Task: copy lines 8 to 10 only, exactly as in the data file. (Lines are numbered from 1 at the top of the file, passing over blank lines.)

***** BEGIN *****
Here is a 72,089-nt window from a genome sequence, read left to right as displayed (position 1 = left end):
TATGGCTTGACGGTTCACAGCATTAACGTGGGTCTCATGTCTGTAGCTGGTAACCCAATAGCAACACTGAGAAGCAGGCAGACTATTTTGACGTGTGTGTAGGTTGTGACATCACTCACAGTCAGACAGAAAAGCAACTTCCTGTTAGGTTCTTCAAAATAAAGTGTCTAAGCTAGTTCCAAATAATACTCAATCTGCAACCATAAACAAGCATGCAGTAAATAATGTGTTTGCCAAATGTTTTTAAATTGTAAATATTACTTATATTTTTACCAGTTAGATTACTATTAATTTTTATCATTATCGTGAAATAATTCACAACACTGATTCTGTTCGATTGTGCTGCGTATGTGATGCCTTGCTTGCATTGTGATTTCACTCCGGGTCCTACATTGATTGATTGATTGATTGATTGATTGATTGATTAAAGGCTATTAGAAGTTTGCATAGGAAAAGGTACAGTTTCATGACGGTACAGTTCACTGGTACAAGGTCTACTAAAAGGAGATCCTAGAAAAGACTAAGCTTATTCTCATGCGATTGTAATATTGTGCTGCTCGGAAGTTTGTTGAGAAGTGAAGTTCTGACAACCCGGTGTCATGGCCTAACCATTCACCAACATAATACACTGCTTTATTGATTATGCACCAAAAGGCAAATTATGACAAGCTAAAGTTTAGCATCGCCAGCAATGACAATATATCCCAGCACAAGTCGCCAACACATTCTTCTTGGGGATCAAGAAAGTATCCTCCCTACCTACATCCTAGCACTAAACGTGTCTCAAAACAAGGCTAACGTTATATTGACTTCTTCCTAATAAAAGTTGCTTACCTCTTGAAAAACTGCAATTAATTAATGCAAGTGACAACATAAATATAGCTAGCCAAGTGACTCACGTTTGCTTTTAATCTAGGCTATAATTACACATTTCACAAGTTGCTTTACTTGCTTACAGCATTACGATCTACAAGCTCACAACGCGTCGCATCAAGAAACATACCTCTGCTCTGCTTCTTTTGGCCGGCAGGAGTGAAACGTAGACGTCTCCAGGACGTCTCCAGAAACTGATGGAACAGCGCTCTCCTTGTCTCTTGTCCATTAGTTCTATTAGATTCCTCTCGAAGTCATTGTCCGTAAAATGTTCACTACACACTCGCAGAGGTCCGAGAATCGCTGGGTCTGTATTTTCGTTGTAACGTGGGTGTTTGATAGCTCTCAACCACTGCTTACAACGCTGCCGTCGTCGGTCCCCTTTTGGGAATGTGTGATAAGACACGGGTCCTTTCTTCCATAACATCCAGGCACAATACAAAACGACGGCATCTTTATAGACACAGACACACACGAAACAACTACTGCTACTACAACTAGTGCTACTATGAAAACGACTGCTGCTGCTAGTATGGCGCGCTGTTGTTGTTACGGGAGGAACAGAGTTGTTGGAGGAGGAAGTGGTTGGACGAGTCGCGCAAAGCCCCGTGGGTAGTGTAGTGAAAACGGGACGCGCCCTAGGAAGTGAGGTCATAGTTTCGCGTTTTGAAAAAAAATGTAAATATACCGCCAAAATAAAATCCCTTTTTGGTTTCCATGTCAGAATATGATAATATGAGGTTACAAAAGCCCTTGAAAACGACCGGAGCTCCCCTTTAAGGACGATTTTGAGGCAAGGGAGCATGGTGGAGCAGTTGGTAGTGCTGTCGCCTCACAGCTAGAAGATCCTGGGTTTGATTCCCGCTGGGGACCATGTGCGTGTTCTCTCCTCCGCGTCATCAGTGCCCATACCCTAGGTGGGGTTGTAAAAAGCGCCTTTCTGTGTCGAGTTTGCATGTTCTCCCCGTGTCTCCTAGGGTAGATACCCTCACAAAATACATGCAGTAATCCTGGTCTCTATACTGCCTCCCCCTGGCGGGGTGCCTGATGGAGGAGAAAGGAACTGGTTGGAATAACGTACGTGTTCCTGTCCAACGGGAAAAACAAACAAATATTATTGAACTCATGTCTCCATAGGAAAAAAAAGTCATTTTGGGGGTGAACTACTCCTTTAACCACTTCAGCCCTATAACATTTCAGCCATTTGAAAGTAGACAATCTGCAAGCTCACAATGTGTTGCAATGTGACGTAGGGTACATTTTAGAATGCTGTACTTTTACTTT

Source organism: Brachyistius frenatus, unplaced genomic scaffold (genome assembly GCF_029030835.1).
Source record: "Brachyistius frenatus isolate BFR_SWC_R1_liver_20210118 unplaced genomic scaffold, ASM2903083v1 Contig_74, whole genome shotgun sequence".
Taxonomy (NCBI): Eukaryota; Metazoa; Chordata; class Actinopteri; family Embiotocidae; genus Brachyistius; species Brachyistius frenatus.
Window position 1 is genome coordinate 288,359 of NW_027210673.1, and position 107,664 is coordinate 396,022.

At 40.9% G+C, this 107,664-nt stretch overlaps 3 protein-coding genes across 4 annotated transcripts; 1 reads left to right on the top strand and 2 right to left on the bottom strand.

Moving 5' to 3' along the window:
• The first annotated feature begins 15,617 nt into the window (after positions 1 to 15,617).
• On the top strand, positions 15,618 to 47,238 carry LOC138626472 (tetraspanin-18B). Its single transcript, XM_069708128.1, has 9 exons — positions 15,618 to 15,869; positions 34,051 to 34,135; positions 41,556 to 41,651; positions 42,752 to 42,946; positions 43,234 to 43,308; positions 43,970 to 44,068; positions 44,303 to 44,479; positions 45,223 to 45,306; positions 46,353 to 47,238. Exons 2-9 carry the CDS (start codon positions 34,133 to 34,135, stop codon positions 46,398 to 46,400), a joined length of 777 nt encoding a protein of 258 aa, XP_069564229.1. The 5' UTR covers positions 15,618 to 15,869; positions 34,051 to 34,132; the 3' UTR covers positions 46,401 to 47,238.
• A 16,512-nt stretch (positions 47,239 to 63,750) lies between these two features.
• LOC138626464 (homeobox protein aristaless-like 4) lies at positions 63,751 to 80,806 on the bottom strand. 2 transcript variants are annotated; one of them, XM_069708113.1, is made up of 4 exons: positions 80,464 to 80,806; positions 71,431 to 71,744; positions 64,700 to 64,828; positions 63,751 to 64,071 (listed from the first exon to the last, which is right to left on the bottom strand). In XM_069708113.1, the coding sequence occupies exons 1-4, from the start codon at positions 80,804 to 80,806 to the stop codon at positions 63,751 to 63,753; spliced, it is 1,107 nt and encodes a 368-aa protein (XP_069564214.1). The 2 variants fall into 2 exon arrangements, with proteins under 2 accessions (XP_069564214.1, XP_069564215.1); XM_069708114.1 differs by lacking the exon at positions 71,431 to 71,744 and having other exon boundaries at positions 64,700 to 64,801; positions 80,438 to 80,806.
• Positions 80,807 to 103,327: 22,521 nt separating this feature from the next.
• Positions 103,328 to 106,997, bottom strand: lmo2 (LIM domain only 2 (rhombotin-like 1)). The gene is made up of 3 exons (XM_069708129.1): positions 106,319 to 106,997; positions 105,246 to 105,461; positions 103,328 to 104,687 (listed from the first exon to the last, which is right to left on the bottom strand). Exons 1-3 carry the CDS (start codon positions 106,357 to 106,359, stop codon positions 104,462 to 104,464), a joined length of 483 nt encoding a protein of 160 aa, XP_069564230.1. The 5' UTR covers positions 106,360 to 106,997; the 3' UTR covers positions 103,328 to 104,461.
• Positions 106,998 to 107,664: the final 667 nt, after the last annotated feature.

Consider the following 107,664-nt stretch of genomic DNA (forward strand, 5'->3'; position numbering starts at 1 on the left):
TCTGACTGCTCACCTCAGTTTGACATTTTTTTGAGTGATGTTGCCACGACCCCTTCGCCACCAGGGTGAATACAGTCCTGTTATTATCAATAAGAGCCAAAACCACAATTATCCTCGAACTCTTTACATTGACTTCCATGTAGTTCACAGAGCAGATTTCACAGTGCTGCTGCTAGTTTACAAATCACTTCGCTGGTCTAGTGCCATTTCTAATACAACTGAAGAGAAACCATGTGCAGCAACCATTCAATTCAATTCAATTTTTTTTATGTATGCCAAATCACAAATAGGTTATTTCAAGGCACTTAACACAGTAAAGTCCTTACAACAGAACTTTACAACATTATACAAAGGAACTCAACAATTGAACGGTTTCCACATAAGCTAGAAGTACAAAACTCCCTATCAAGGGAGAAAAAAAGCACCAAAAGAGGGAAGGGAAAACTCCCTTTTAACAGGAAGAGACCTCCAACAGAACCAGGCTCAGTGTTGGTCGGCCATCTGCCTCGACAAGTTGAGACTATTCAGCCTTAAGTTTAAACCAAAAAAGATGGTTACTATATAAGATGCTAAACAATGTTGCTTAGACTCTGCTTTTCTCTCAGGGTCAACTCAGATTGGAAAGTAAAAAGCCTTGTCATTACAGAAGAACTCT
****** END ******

Moving 5' to 3' along the window:
• The first annotated feature begins 15,617 nt into the window (after positions 1 to 15,617).
• On the top strand, positions 15,618 to 47,238 carry LOC138626472 (tetraspanin-18B). Its single transcript, XM_069708128.1, has 9 exons — positions 15,618 to 15,869; positions 34,051 to 34,135; positions 41,556 to 41,651; positions 42,752 to 42,946; positions 43,234 to 43,308; positions 43,970 to 44,068; positions 44,303 to 44,479; positions 45,223 to 45,306; positions 46,353 to 47,238. Exons 2-9 carry the CDS (start codon positions 34,133 to 34,135, stop codon positions 46,398 to 46,400), a joined length of 777 nt encoding a protein of 258 aa, XP_069564229.1. The 5' UTR covers positions 15,618 to 15,869; positions 34,051 to 34,132; the 3' UTR covers positions 46,401 to 47,238.